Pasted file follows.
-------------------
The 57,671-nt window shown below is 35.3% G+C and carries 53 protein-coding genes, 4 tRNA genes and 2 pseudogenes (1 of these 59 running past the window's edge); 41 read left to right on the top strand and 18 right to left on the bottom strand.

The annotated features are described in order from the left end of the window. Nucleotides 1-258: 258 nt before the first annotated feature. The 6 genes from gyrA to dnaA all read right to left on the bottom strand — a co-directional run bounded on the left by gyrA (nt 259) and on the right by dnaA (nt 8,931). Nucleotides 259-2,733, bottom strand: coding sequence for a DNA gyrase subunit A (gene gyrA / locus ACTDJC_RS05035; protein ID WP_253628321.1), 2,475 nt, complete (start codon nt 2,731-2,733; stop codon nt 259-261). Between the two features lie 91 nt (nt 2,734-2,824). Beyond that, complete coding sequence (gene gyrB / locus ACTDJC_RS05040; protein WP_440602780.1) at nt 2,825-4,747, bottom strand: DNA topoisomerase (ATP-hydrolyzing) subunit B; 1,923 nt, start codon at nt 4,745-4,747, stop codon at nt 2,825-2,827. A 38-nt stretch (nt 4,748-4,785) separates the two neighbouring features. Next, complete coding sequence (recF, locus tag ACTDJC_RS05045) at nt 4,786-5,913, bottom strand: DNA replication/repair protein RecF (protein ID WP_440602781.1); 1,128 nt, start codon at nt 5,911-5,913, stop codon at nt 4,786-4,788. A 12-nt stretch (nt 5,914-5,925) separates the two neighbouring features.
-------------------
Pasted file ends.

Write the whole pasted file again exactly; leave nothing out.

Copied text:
The 57,671-nt window shown below is 35.3% G+C and carries 53 protein-coding genes, 4 tRNA genes and 2 pseudogenes (1 of these 59 running past the window's edge); 41 read left to right on the top strand and 18 right to left on the bottom strand.

The annotated features are described in order from the left end of the window. Nucleotides 1-258: 258 nt before the first annotated feature. The 6 genes from gyrA to dnaA all read right to left on the bottom strand — a co-directional run bounded on the left by gyrA (nt 259) and on the right by dnaA (nt 8,931). Nucleotides 259-2,733, bottom strand: coding sequence for a DNA gyrase subunit A (gene gyrA / locus ACTDJC_RS05035; protein ID WP_253628321.1), 2,475 nt, complete (start codon nt 2,731-2,733; stop codon nt 259-261). Between the two features lie 91 nt (nt 2,734-2,824). Beyond that, complete coding sequence (gene gyrB / locus ACTDJC_RS05040; protein WP_440602780.1) at nt 2,825-4,747, bottom strand: DNA topoisomerase (ATP-hydrolyzing) subunit B; 1,923 nt, start codon at nt 4,745-4,747, stop codon at nt 2,825-2,827. A 38-nt stretch (nt 4,748-4,785) separates the two neighbouring features. Next, complete coding sequence (recF, locus tag ACTDJC_RS05045) at nt 4,786-5,913, bottom strand: DNA replication/repair protein RecF (protein ID WP_440602781.1); 1,128 nt, start codon at nt 5,911-5,913, stop codon at nt 4,786-4,788. A 12-nt stretch (nt 5,914-5,925) separates the two neighbouring features.